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Great Things To Know Before You Retire Hunt

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  • Leonie
    Leonie Posts: 101 Forumite
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    Thanks for that, ValerieHannah - it's what I thought might be the case.

    I must admit, I wasn't too keen on being married the first time so it's not really something I'm desperate to do again - I've been divorced for 21 years. I don't think I could bear to share finances again - I'm a bit obsessive :o

    Martin has a willing pupil in me, I've been doing my budget in Excel on a daily basis since before I joined MSE, and before that - on paper!

    I've often wondered about the remarriage question with pensions though. Lots of people do seem to get remarried later in life though - maybe they just find rich husbands!
    "Be kind. For everyone you meet is fighting a hard battle." Plato

    "After all is said and done, more is said than done." Aesop
  • Biggles
    Biggles Posts: 8,209 Forumite
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    Lyvias wrote: »
    My husband took early retirement on health grounds aged 57. Big mistake. He is now able to work part-time and would have been much better off to have taken long-term sick leave then he could have kept his job and probably returned to full time work. Part-time is because ill-health pension restricts what work is allowed or pension is lost.
    It will depend on the rules of the scheme, but most schemes will allow him to earn enough (if he returns and works p/t), when added to his pension, to equal what he was earning before retirement. And his pension can often not be affected at all if he works outside that industry, whatever he earns. Check the scheme rules in detail.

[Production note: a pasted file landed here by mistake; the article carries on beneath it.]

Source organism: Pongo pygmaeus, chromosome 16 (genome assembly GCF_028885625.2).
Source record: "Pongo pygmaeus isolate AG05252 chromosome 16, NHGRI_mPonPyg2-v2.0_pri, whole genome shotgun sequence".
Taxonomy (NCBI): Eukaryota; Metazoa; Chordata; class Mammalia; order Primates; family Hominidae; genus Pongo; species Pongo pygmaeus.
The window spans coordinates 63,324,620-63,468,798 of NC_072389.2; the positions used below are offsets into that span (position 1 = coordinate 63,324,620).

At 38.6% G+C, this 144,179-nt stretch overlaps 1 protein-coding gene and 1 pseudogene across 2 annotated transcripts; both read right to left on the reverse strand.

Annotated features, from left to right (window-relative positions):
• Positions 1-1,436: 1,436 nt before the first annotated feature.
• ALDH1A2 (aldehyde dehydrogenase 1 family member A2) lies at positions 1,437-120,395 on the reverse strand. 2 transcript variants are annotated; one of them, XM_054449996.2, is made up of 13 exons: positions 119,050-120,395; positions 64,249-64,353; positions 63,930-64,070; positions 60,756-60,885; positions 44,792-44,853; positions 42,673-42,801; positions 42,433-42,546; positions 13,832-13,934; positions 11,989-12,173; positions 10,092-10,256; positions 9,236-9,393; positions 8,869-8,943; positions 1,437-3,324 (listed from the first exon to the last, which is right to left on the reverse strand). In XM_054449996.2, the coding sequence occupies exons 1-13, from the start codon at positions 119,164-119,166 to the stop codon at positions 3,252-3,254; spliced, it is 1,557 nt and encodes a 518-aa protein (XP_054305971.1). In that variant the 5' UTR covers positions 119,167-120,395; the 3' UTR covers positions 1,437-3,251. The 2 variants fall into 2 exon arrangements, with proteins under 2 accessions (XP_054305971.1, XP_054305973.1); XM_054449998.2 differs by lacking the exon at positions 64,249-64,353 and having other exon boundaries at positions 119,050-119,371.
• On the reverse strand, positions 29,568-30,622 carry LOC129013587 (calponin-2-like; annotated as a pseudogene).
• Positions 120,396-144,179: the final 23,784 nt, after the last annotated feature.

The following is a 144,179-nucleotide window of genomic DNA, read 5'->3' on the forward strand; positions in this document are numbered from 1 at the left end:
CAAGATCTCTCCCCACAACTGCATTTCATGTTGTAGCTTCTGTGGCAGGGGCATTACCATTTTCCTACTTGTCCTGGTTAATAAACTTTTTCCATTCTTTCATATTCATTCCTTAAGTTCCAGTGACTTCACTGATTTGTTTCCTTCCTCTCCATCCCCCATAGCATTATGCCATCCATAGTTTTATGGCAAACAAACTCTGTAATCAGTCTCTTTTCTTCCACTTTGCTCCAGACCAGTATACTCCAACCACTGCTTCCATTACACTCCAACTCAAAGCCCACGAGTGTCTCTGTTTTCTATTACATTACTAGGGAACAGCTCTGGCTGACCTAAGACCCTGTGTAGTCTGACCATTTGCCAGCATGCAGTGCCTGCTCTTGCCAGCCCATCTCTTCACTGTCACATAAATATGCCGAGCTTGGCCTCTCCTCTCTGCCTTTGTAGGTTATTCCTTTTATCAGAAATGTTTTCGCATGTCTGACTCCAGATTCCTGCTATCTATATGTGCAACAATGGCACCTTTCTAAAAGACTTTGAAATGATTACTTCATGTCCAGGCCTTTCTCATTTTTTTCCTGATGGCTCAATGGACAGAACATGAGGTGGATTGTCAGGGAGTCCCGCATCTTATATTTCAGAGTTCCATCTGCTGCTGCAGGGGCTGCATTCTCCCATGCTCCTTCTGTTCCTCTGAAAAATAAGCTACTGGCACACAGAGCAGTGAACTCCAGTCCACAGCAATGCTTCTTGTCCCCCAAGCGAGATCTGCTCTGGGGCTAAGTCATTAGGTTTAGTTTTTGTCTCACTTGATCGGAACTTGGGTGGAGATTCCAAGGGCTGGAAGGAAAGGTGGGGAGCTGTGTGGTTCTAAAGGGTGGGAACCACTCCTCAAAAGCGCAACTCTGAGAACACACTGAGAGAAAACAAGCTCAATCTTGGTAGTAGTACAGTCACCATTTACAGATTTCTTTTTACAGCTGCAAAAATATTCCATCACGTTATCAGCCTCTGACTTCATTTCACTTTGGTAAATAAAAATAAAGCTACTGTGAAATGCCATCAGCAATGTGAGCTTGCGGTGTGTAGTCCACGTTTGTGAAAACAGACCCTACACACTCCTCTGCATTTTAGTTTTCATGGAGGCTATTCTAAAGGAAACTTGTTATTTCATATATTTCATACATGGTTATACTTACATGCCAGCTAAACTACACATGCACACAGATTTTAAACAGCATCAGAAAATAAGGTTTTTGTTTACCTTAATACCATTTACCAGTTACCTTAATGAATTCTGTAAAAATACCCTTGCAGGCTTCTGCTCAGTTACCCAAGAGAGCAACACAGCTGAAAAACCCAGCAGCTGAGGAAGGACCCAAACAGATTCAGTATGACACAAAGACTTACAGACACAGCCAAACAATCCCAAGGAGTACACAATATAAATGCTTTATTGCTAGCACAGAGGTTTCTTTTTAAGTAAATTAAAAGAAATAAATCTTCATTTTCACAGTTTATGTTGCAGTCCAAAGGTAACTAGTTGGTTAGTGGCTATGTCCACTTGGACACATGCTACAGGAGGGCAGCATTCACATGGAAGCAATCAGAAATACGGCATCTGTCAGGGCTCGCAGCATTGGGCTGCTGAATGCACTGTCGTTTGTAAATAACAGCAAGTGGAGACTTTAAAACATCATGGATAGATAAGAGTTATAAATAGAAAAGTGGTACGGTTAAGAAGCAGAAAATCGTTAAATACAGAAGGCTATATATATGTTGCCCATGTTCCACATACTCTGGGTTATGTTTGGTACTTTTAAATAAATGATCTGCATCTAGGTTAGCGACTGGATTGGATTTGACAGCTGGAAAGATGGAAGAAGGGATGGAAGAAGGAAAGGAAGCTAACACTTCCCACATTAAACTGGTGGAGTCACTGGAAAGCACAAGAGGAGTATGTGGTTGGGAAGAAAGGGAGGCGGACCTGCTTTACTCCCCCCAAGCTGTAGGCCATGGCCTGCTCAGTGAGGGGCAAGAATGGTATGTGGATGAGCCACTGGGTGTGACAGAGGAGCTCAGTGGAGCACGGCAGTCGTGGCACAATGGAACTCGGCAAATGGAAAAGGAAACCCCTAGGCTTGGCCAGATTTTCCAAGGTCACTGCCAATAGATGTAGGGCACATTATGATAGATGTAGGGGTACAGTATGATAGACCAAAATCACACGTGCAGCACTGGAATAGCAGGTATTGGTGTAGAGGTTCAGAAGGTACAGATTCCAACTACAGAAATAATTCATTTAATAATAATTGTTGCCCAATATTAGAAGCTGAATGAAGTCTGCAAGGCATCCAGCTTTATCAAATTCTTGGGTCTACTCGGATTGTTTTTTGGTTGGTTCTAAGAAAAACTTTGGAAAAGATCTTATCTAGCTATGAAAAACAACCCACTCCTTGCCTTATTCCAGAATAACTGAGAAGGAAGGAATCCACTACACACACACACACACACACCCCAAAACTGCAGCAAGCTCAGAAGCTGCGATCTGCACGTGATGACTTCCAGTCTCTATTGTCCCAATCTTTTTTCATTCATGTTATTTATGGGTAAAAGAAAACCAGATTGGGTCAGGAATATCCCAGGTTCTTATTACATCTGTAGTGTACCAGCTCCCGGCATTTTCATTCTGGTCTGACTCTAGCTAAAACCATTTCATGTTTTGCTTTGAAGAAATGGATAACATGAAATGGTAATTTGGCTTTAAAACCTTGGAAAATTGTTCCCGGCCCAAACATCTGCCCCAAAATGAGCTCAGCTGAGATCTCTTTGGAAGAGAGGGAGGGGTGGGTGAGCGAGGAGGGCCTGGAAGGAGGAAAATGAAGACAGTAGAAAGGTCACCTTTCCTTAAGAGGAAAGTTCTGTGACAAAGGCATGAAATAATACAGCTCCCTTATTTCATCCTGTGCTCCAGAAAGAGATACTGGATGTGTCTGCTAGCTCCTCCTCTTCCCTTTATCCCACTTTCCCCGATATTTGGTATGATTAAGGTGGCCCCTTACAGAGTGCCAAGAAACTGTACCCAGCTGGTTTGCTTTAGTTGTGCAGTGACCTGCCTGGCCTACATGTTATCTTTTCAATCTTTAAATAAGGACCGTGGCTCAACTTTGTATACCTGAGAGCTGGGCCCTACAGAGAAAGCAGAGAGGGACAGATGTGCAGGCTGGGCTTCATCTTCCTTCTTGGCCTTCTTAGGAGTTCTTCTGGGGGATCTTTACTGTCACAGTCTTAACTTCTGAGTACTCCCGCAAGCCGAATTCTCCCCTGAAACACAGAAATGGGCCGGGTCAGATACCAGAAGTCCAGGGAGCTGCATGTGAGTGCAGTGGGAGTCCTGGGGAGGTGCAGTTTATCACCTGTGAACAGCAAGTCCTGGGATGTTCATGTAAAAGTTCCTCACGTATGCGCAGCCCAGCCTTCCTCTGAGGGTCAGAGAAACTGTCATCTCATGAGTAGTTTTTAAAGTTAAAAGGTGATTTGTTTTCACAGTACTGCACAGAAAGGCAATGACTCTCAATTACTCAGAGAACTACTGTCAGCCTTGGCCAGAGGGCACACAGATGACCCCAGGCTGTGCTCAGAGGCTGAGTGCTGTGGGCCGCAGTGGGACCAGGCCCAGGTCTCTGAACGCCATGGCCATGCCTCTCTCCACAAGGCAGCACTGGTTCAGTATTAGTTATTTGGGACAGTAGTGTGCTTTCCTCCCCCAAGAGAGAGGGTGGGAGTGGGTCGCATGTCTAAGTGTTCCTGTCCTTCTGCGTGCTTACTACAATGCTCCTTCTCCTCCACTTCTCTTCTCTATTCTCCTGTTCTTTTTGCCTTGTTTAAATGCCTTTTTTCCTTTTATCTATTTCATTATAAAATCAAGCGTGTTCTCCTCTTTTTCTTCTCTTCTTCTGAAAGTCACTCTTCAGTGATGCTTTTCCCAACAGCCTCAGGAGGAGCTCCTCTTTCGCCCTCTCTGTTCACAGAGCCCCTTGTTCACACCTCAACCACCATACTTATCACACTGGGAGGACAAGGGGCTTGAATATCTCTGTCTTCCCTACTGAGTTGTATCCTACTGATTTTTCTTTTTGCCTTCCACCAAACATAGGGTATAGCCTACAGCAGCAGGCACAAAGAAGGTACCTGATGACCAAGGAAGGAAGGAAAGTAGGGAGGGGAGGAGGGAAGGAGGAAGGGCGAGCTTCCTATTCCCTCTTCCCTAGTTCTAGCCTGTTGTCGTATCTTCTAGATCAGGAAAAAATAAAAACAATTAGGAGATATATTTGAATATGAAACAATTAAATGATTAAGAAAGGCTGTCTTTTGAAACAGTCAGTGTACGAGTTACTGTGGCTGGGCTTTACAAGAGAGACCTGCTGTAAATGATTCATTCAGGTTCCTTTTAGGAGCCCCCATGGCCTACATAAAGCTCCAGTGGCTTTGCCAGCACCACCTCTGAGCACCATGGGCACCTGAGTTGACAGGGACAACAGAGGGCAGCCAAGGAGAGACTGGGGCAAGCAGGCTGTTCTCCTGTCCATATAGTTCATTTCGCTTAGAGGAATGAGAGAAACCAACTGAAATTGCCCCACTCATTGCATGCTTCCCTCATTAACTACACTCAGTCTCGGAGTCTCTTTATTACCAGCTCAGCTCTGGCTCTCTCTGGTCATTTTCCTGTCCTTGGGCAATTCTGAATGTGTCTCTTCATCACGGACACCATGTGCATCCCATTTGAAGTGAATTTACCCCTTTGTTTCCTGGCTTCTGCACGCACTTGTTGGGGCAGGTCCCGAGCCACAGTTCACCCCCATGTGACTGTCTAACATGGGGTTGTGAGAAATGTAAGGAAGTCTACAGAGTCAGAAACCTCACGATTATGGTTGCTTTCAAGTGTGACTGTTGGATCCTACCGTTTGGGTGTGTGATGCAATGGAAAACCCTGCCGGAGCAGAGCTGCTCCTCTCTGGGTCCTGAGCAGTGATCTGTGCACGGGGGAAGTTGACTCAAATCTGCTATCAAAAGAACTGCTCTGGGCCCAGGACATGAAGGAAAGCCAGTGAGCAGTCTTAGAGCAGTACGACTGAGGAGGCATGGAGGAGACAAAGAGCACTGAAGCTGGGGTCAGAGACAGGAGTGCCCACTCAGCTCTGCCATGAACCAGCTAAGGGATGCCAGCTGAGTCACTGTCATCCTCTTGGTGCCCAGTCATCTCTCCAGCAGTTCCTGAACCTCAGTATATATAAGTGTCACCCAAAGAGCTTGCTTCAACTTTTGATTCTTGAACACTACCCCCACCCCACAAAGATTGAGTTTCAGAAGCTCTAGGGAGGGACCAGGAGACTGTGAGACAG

• Jays
    Jays Posts: 410 Forumite
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    Did anyone pick up on the Sunday Times article dated May 20, 2007: "Mothers may be in line for pension top-up"?

    I know the point has been referred to in some posts but this adds to it.

    "A search has been launched to find up to 500,00 women over the age of 60 who may be losing out on more than £1billion in state pensions entitlement."

    The article goes on to discuss Home Responsibilities Protection and points out the HRP system reduces the number of qualifying years to receive a full state pension from 39 to 20 for women who have taken time off work to bring up children.

    Apparantly, HRP should have been given automatically to women who were working and receiving child benenfit at the time after April 1978. However, this did not happen because of the "incompentence of successive goverments in recording women's tax details and because of imperfections in the pensions systems"

    Thousands of women are unaware that they qualify for HRP and therefore are not receiving full pensions.

    The article goes on further but the advice is for women over 60 or within four months of retirement to call the Pension Service on 0845 6060 265 or 0845 3000 168 or go online at the pensionservice.gov.uk. Ask whether your state pension is calculated with the benifit of HRP.

    The Pension Service should investigate on your behalf and arrange repayments if necessary. (If you have not retired you can still ask for a pension forecast from the Pension Service).

    The article refers to a Liberal Democrat pensions campaigner Steve Webbb MP who is planning to investigate a sample of case studies and then put them to government it see if there is a problem that needs identifying.

    Steven Webb particularly wants to hear from women who are now drawing a less than full state pension; from those whose pension papers did not mention HRP; and from women who spent time after 1978 in receipt of child benefit and did not pay Nics. e-mail webbs@parliament.uk with details of state pension entitlement and family history.

    Hope this helps someone.

    Jays
  • seven-day-weekend
    seven-day-weekend Posts: 36,755 Forumite
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    That it a very useful post Jays, I'm sure it will help lots of people.